2 Common Types Of Wisdom Tooth Surgeries And What They Entail

Posted on: 18 August 2022

Unlike most teeth, extracting wisdom teeth is a bit more complex due to their location in the mouth. Wisdom teeth are the four molars located at the back of each jaw. Due to their position, removing them is a surgical procedure. 

However, there are different types of surgical procedures used to remove wisdom teeth. The surgical procedure used in any case depends on the development of the wisdom tooth. For instance, the methodology used to remove a developed wisdom tooth is not the same procedure used to extract a partially developed wisdom tooth. 

Here are two types of wisdom tooth surgeries and what they entail.

1. Non-impacted Wisdom Tooth Extraction

Non-impacted wisdom tooth extraction applies to the removal of well-developed wisdom teeth. A well-developed wisdom tooth is one whose crown has protruded above the gums. 

Some of the common reasons why you might need to remove a fully developed wisdom tooth include:

  • The tooth irritates your sinus
  • The developed wisdom tooth has led to overcrowding of teeth
  • The wisdom tooth has suffered severe damage due to impact or decay 

During a non-impacted wisdom tooth extraction, a periodontal surgeon first applies anesthesia via injection. Or, the dentists may provide a patient with nitrous oxide (laughing gas) to sedate them during the procedure.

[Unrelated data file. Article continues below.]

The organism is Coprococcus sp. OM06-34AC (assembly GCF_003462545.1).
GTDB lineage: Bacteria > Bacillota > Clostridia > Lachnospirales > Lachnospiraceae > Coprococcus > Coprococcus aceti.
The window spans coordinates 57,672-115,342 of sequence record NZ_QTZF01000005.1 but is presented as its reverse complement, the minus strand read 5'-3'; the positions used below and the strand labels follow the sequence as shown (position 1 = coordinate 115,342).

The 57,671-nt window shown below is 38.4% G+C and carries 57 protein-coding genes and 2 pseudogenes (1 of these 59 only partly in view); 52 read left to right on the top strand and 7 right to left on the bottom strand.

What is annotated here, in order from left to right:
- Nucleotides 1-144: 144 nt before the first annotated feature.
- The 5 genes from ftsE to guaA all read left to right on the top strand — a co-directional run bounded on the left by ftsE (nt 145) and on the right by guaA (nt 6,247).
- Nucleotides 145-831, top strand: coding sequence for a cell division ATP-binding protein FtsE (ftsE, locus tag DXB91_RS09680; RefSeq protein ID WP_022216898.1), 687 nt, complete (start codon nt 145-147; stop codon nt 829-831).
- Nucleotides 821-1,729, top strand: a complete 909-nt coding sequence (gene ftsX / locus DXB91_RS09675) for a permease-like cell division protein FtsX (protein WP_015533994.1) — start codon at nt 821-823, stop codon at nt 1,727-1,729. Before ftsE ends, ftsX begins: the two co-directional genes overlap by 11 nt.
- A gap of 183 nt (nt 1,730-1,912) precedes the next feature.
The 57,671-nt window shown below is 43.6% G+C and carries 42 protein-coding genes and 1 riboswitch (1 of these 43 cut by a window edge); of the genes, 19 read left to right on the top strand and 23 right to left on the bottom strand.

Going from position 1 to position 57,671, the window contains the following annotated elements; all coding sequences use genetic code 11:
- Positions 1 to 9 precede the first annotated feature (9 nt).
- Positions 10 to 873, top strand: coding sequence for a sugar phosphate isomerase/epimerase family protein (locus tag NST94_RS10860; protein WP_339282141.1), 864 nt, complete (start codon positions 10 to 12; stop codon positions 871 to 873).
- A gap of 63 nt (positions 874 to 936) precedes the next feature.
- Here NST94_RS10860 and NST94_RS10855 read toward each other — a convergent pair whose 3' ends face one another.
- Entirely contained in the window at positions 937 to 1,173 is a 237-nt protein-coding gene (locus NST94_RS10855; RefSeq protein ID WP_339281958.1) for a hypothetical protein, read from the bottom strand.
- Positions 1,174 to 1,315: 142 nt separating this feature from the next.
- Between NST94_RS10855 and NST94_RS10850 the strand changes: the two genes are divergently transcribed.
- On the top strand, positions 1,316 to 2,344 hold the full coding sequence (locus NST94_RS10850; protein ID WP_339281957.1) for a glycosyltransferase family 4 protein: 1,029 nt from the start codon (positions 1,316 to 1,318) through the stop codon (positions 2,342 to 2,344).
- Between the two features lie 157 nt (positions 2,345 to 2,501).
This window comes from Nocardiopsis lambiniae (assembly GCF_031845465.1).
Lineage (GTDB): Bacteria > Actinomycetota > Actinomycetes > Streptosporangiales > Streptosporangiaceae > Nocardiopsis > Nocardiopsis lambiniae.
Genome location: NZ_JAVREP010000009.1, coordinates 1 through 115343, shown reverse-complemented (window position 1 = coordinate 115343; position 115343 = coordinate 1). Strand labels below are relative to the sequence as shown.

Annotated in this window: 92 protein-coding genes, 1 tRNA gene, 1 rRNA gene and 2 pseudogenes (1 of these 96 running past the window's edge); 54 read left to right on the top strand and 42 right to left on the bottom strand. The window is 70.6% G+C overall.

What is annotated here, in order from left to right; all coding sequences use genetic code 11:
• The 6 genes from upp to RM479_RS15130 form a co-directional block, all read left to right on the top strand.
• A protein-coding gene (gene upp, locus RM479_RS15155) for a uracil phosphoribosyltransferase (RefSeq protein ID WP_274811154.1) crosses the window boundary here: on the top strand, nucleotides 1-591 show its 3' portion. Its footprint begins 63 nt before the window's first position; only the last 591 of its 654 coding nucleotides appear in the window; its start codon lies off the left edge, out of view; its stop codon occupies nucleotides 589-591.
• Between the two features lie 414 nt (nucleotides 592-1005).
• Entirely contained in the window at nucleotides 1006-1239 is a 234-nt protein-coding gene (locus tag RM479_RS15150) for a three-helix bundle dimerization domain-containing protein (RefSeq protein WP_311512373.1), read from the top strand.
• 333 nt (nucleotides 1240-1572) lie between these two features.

Once the patient falls asleep, the surgeon can either pull out the wisdom tooth as a whole or segment it into several parts for easy removal. In most cases, a fully developed wisdom tooth is easier to extract as a whole. But, if the surgeon can't clasp the tooth appropriately, they will opt to segment it and remove it in parts. 

2. Impacted Wisdom Tooth Extraction

This type of wisdom tooth extract applies when a wisdom tooth has not fully erupted above the gums. As a result, impacted wisdom tooth extraction applies to wisdom teeth that are still encased inside the gums. 

Common reasons why you might need to remove a wisdom tooth that has not fully developed include:

  • There is no more room left for the wisdom tooth to develop
  • The wisdom tooth is causing severe pain to your gums 
  • The wisdom tooth is pushing against the adjacent teeth and initiating a misalignment

During the extraction procedure, a periodontal surgeon will first apply a local anesthetic to numb the gums area. An anesthesiologist will also use a sedative such as nitrous oxide to make you unconscious during the procedure. 

Once the sedative takes effect, the surgeon will surgically make an opening in your gums to access the undeveloped wisdom tooth. Afterward, they will carefully remove the tooth and its root from your jawbone. 

The surgeon then cleans the cavity left behind by the tooth extraction to prevent the development of an infection. After cleaning the cavity, they fill it with gauze and stitch up the gum opening.